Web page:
Here at last. It took a long time – longer than the 19 hour flight. I have wanted to go to Asia since 1966 when I was captivated by an episode of I Spy in which Robert Culp portrayed a Southeast Asia warlord resisting the modernization and westernization of his world. Then came my young adulthood spent immersed in Eastern religions, mostly Buddhism. So here I am, following in the footsteps of Gary Snyder, Thomas Merton, William Johnston, and so many personal heroes. The title of these blogs by the way is a tongue in cheek reference to The Asian Journals Of Thomas Merton. My posts will be less enlightening than Merton’s, but I hope that, unlike Merton, I’ll make it back alive.
The flight was uneventful except that there was so much interest in the hat case I was carrying. It has a cowboy hat and belt, my presents for Bishop Wanadag. Passengers, flight attendants, and customs agents were all curious. “What is in that?”
I arrived at 4:15 a.m. in the rain. The temporal math has me confused but I think I gained 8 hours but lost a day. It seems to be Saturday. My schedule said I was to be met by an NCO. I had images of the Sergeant from Gomer Pyle. But it turns out NCO meant National Church Office. I was met by Betsy, the secretary for the Prime Bishop, the Most Rev. Edward Pacyaya Malecdan. However, we did not find each other for awhile, so I was wandering about the cab stations pondering my fate having no one’s phone number and no working phone in my possession. I then heard my name paged and all was well.
NCO Betsy who has served 4 Prime Bishops and Wilson the driver got me to my hotel where I freshened up and had an excellent breakfast of fruit, sardines, saffron rice, eggs, and a darn good sausage.
I then checked out the TV and found too many American channels, but a lot of international news – then came across a channel that is mostly in Japanese, I think, but I saw this program in English called Tzu Chi This Week. It was all about interfaith programs doing good things, mostly in the Philippines – helping victims of fire and flood, providing medical and ophthalmological care to the poor, etc. – Buddhists and Catholics together. There was a banner across the bottom saying “Many Ethnicities One Love.” The first segment showed a group of South Africans performing traditional Zulu dances in a hospital here. The South Africans, wearing surgical masks because the patients had infectious diseases, were saying words of encouragement including something about the “Buddha spirit” – which shows they weren’t really Buddhists. Buddhists would say “Buddha nature” – not “Buddha spirit.” They were spreading hope and love, doing their best to speak the religious language of the people they were there to help.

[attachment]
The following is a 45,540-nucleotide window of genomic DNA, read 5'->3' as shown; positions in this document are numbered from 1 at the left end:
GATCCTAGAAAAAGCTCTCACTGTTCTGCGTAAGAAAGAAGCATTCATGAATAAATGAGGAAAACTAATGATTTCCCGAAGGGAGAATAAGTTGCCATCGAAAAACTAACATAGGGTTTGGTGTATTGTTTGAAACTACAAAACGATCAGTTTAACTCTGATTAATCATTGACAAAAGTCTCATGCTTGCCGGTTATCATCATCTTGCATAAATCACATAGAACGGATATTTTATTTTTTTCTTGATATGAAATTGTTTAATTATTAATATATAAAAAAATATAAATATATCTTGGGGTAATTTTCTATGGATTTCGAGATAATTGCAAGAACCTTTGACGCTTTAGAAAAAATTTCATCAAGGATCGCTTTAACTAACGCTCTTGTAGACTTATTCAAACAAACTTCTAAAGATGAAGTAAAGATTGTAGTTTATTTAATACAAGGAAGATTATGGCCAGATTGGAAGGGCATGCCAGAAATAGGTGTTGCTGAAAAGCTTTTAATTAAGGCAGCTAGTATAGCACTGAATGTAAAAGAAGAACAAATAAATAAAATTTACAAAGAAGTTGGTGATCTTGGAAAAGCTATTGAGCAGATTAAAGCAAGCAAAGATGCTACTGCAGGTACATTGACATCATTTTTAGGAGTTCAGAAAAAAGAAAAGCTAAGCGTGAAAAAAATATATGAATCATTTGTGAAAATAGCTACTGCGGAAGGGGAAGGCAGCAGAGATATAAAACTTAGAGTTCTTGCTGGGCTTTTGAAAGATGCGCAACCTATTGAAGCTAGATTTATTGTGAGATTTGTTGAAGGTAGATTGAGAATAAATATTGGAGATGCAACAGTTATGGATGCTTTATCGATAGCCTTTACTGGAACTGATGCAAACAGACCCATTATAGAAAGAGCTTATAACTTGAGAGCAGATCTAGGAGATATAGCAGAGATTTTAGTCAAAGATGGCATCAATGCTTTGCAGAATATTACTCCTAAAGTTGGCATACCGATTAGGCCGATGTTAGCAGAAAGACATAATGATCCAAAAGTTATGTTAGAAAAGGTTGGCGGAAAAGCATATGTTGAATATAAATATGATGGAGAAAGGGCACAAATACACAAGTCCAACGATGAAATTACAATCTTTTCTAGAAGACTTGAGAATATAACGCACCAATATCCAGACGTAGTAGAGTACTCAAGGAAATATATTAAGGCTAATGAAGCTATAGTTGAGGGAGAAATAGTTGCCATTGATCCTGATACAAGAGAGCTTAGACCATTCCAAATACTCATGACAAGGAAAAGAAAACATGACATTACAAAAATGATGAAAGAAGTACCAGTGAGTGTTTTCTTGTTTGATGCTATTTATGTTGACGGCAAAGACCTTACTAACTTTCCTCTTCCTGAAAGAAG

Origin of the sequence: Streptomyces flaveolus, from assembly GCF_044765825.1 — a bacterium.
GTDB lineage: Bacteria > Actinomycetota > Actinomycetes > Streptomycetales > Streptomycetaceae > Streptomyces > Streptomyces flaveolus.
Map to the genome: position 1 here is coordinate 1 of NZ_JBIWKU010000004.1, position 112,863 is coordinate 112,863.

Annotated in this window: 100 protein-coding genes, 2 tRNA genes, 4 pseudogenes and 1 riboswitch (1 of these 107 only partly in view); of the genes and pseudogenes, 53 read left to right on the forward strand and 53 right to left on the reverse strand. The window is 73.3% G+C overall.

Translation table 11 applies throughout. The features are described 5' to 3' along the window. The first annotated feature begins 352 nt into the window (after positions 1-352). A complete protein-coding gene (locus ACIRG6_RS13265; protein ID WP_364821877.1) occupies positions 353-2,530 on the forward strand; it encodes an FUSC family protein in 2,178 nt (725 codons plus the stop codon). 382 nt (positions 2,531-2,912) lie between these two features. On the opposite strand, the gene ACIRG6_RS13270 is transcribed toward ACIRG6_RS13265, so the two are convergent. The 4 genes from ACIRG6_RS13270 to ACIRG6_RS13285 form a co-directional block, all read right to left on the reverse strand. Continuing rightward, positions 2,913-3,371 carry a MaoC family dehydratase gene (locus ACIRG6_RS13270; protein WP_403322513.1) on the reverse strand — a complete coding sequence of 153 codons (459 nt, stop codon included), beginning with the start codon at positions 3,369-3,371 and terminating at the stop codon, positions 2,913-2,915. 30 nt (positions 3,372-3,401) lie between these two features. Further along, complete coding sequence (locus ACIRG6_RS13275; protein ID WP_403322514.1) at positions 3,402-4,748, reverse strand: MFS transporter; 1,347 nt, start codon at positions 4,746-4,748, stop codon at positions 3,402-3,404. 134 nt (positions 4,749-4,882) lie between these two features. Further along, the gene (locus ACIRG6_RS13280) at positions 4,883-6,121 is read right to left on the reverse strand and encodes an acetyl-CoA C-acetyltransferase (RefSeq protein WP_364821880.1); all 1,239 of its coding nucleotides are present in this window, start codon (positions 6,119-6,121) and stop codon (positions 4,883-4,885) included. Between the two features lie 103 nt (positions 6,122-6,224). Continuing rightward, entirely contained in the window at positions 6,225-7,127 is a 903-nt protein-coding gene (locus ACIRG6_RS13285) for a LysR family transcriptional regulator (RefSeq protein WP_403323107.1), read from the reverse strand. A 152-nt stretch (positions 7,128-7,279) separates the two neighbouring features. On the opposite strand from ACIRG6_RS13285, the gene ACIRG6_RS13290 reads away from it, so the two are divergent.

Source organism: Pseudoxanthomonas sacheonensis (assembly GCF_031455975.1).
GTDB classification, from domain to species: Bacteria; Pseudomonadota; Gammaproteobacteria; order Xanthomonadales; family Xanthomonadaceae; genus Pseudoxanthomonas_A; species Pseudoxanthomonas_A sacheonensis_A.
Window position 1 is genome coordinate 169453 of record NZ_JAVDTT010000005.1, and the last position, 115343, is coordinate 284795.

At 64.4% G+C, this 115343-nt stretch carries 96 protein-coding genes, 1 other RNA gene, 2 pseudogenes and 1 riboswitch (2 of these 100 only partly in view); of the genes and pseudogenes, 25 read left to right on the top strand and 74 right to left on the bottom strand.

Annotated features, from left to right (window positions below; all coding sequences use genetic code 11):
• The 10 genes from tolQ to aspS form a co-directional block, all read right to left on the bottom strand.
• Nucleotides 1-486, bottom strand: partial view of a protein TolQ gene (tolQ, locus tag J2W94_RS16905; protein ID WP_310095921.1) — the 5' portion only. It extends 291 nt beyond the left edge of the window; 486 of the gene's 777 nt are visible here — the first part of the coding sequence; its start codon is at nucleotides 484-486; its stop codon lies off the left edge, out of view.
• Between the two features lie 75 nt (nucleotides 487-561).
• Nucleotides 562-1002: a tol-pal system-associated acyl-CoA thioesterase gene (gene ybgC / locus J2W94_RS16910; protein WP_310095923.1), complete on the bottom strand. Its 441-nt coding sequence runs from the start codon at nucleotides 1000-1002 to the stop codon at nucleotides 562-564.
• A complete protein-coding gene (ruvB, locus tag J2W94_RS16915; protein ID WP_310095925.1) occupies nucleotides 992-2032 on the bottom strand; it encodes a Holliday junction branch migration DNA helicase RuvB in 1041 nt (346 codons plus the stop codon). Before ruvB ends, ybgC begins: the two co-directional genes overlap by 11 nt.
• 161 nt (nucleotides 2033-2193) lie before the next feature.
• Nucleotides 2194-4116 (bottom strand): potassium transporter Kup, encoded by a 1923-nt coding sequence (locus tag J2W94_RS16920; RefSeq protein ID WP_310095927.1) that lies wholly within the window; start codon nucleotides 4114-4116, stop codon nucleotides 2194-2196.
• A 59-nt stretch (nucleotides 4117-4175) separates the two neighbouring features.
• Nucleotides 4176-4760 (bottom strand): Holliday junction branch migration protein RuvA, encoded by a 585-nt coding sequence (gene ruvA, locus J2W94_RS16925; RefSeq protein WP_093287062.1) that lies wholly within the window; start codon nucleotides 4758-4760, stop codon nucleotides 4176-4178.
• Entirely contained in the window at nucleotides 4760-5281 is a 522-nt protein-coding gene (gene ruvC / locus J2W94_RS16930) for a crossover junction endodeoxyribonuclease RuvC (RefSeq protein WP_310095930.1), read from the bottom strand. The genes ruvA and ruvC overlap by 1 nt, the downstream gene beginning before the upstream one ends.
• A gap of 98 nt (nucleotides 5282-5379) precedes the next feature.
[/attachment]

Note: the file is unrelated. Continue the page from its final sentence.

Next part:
I now have to figure out the exchange rate and sally forth in search of an ATM to get some pesos. Next on the agenda is lunch with the national church staff. I have a church service at an outrageously early hour tomorrow morning. Then Wilson and I head north toward Santiago City. My sense of geography here is extremely uncertain. But I think Santiago City may be in or near the Isabella province where there was a major typhoon in late October. It this turns out to be wrong, I’ll recant in a subsequent post.
To learn more about this church I am visiting, check out http://www.episcopalchurchinphilippines.com/ecp. (This link inexplicably does not work. But go to the url. It is there.)
Friday, December 3, 2010
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+Dan, I'm certain your visit in the Philippines will exceed your expectations. The drive to Santiago is through some beautiful country filled with beautiful people. Thank you for the travel blog. I'll follow it with wonderful memories of my travels there in 2009.
Thanks Ed+. I have had a remarkable day here in Manila. Will post about that later. Thank you for paving the way. Many people have asked about you and remember you fondly. I am told you still do the diocesan web site in Santiago. At least that's the word on the street in Manila. Blessings.
I am glad to know you arrived safely, Bishop Dan without any "trouble" from the "street" people.
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